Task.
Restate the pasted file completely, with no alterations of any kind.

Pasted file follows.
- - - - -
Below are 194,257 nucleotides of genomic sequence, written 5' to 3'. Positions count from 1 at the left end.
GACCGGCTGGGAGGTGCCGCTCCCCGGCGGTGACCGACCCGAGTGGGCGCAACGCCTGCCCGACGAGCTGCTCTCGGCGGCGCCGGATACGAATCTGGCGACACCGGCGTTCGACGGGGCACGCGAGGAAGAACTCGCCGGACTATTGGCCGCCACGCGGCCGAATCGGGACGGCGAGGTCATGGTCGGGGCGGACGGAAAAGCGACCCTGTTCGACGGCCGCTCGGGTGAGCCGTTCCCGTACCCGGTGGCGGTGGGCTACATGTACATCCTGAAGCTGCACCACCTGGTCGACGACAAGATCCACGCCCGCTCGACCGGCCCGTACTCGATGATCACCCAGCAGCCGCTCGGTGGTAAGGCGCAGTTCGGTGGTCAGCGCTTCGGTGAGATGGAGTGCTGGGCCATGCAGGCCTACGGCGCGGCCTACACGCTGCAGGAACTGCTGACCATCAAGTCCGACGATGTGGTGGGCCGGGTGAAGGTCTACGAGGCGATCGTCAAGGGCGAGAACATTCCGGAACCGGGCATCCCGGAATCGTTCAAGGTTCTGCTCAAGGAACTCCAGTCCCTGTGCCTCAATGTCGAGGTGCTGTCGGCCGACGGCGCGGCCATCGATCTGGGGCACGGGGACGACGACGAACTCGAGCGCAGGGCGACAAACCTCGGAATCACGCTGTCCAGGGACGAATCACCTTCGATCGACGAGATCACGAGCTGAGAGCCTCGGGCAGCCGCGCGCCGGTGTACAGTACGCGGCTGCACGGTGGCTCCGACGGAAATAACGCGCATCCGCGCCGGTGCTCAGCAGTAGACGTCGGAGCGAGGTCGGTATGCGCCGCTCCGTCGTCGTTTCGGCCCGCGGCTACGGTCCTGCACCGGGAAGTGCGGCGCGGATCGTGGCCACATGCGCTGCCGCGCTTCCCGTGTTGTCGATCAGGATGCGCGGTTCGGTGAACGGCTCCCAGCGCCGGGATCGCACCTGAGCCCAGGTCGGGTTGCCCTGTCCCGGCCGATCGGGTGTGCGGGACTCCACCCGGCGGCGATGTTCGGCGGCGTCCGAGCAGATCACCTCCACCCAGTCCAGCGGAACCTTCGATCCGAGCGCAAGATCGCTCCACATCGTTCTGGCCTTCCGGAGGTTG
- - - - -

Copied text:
Below are 194,257 nucleotides of genomic sequence, written 5' to 3'. Positions count from 1 at the left end.
GACCGGCTGGGAGGTGCCGCTCCCCGGCGGTGACCGACCCGAGTGGGCGCAACGCCTGCCCGACGAGCTGCTCTCGGCGGCGCCGGATACGAATCTGGCGACACCGGCGTTCGACGGGGCACGCGAGGAAGAACTCGCCGGACTATTGGCCGCCACGCGGCCGAATCGGGACGGCGAGGTCATGGTCGGGGCGGACGGAAAAGCGACCCTGTTCGACGGCCGCTCGGGTGAGCCGTTCCCGTACCCGGTGGCGGTGGGCTACATGTACATCCTGAAGCTGCACCACCTGGTCGACGACAAGATCCACGCCCGCTCGACCGGCCCGTACTCGATGATCACCCAGCAGCCGCTCGGTGGTAAGGCGCAGTTCGGTGGTCAGCGCTTCGGTGAGATGGAGTGCTGGGCCATGCAGGCCTACGGCGCGGCCTACACGCTGCAGGAACTGCTGACCATCAAGTCCGACGATGTGGTGGGCCGGGTGAAGGTCTACGAGGCGATCGTCAAGGGCGAGAACATTCCGGAACCGGGCATCCCGGAATCGTTCAAGGTTCTGCTCAAGGAACTCCAGTCCCTGTGCCTCAATGTCGAGGTGCTGTCGGCCGACGGCGCGGCCATCGATCTGGGGCACGGGGACGACGACGAACTCGAGCGCAGGGCGACAAACCTCGGAATCACGCTGTCCAGGGACGAATCACCTTCGATCGACGAGATCACGAGCTGAGAGCCTCGGGCAGCCGCGCGCCGGTGTACAGTACGCGGCTGCACGGTGGCTCCGACGGAAATAACGCGCATCCGCGCCGGTGCTCAGCAGTAGACGTCGGAGCGAGGTCGGTATGCGCCGCTCCGTCGTCGTTTCGGCCCGCGGCTACGGTCCTGCACCGGGAAGTGCGGCGCGGATCGTGGCCACATGCGCTGCCGCGCTTCCCGTGTTGTCGATCAGGATGCGCGGTTCGGTGAACGGCTCCCAGCGCCGGGATCGCACCTGAGCCCAGGTCGGGTTGCCCTGTCCCGGCCGATCGGGTGTGCGGGACTCCACCCGGCGGCGATGTTCGGCGGCGTCCGAGCAGATCACCTCCACCCAGTCCAGCGGAACCTTCGATCCGAGCGCAAGATCGCTCCACATCGTTCTGGCCTTCCGGAGGTTG